When parenting is fun and lighthearted, it is easy, fulfilling, and wonderful. And truly – it’s like that more often than not. But on a daily basis, parenting can also be hard. I’m talking about the cranky meltdowns, the temper tantrums, and the complicated behavioral stuff, plus your own constant self-doubt and fear that you’re somehow doing it wrong.
A two year old is a tiny person. As much as we’d all love to, you cannot control a toddler’s thoughts and feelings anymore than you can control another adult’s. Kids are individuals, too. Toddlers want what they want, when they want it. And they have no perspective on whether their ‘problems’ are actually problems at all. Henry feels everything so, so deeply that I sometimes feel sorry for him. A meltdown over a broken cracker? It happens. Every single day… sobbing hysterically as he holds two jagged pieces in his hands, trying to stick them back together through snotty gulps.
I read parenting advice articles all the time – I can use all the help I can get. I don’t agree with everything I read or always think it could apply to my family, but I try to always glean a larger message from the pieces. And I get so many good ideas. But there has been one piece of advice that has truly stood out and carried me through so many toddler temper tantrums, so I wanted to share it here:
Hug it out.
Kids freak out. A lot. It’s normal. It’s so challenging as a parent to take a deep breath and respond with understanding and patience. Because the temper tantrums don’t happen in a vacuum, do they? Occasionally (rarely!), the flip outs occur when I am well-rested, caught up on all my work, fully caffeinated, and in a great mood. It’s easy to deal with it then. But more often than not, the flip outs happen when I’m exhausted, beaten down, feeling crabby, and my blood sugar is tanking. Truthfully, my biggest parenting challenge up to this point has been to respond with love when I feel like shit. When your kid is flailing around, screaming hysterically because the cracker is now in two freaking pieces, all you want to do is yell. Or snap. Or stomp away.
That’s why I love this advice.
When my kid is tantruming, I hug him. It’s so simple that any sleep-deprived parent can do it! I get down on my knees and open my arms and ask to give him a hug. Sometimes, Henry will immediately fall into my arms, sobbing with relief that I’m offering the stability and comfort he so desperately needs. We rock back in forth in our embrace in total silence for a while. It gives him and me a chance to step back, BREATHE, and reflect. I quietly start talking it through with him. I remind him of acceptable behavior. We make plans to clean up messes or put away the thrown toys. Other times, he will take one look at my hug offer, scream NO!, and push me away. But I just sit there, arms open and waiting. He always comes to me when he’s ready.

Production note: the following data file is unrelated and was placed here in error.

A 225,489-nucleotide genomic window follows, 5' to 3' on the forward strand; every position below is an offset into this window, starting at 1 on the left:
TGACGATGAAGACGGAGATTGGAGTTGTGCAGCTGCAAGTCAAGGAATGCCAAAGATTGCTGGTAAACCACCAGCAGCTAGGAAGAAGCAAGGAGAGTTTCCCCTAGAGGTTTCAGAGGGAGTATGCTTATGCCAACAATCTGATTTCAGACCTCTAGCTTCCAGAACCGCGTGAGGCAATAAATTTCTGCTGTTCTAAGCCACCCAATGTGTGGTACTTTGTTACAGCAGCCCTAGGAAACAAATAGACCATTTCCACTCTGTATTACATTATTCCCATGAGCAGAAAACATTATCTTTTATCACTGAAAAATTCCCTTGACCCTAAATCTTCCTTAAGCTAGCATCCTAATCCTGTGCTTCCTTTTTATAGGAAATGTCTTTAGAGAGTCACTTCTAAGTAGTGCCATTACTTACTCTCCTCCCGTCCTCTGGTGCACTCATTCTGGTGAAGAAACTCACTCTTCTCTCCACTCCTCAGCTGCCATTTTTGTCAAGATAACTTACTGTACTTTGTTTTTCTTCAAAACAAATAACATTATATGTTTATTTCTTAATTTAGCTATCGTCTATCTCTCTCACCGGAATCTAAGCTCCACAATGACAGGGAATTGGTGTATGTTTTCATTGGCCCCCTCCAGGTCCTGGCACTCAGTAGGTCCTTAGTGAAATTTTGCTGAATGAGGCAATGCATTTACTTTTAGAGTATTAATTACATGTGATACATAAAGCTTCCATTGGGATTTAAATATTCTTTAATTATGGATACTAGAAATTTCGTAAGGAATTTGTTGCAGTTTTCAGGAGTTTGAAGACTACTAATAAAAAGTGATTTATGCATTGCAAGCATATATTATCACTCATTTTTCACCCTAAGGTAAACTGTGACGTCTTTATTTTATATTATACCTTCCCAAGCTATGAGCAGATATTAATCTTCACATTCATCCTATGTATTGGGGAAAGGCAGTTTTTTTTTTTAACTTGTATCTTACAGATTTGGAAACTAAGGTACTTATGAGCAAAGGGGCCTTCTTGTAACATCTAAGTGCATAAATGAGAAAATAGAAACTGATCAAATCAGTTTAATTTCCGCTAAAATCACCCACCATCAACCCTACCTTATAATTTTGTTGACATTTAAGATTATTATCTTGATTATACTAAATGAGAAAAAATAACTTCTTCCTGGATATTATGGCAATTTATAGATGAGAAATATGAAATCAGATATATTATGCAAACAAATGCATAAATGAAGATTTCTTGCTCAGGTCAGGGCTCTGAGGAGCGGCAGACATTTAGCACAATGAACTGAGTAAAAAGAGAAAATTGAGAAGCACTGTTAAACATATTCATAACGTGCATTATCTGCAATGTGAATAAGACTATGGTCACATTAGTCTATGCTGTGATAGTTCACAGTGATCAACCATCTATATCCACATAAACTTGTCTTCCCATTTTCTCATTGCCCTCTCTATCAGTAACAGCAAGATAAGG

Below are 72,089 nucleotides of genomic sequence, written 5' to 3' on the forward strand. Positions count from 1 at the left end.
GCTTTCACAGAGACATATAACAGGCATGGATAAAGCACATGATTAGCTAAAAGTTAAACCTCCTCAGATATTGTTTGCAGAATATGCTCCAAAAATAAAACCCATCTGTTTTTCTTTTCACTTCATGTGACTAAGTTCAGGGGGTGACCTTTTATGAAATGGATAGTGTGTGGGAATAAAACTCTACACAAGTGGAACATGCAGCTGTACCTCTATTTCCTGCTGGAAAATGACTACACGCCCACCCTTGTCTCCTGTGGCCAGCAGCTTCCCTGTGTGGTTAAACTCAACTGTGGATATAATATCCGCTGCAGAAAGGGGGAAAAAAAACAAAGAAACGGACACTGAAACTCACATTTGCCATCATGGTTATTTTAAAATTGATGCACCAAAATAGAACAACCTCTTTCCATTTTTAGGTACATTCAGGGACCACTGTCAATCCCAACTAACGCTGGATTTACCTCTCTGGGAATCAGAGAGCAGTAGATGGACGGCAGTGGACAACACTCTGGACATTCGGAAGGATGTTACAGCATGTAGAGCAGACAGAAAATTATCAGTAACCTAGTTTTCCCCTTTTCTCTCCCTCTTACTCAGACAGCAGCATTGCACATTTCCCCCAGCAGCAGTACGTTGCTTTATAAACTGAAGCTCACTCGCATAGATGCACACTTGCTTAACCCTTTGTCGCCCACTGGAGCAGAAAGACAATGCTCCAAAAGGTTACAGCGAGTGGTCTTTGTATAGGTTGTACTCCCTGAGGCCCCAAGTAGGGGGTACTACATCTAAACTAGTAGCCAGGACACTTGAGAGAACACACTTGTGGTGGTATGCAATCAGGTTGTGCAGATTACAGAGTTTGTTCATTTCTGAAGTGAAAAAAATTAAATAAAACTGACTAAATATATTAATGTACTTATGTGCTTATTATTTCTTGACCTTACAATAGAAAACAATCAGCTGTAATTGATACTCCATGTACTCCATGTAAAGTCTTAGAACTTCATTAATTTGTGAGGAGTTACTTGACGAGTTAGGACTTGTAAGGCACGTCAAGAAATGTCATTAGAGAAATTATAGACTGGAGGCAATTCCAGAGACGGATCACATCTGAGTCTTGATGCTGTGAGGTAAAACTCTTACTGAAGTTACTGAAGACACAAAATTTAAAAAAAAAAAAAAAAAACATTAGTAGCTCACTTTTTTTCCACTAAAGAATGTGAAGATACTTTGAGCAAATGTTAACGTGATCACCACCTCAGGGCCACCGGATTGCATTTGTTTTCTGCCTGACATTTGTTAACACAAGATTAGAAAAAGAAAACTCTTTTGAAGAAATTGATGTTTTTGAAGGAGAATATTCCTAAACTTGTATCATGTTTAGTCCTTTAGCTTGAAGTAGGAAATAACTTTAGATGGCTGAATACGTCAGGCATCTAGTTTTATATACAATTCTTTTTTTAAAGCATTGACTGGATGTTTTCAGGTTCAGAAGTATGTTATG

I believe in discipline when my child is simply being defiant. I believe in the power of Time Outs (oh, I BELIEEEEVE!). We follow 1-2-3 Magic and I cannot say enough good things about the technique. But when my toddler is melting down because he’s tired or hungry or cranky or sick or bored or scared – the hug works. The hug really, really works.
I read once that parents affectionately touch boys less than girls. This starts almost immediately after birth, and parents really begin to pull away physically from their sons as the boys grow up. We stroke our daughter’s arms and brush aside her hair and lovingly hold her hand for no reason at all, but we tend to pull back from our Big Boys. I imagine this creates stiff men who are afraid to comfort others through touch. And to me, this is a shame – because nothing is more assuring than a hug.
I hug my son because I know that when I’m really upset, words aren’t always required. Grand gestures aren’t necessarily needed. I don’t want someone to magically fix my broken cracker. I just want someone to connect with me. I just want to hug it out. And I hope, that when Henry is a grown man, he follows suit with the special people (both big and little) in his life.
<3 <3 <3 Hugs to you.
Yes! When my Henry is having a hard time I try to tell him that I understand that its hard and ask him if a hug will help him feel better. You’re right that it helps mommy and toddler. How sad about parents being less physically affectionate with boys. My guy is a snuggler and I hope he stays that way!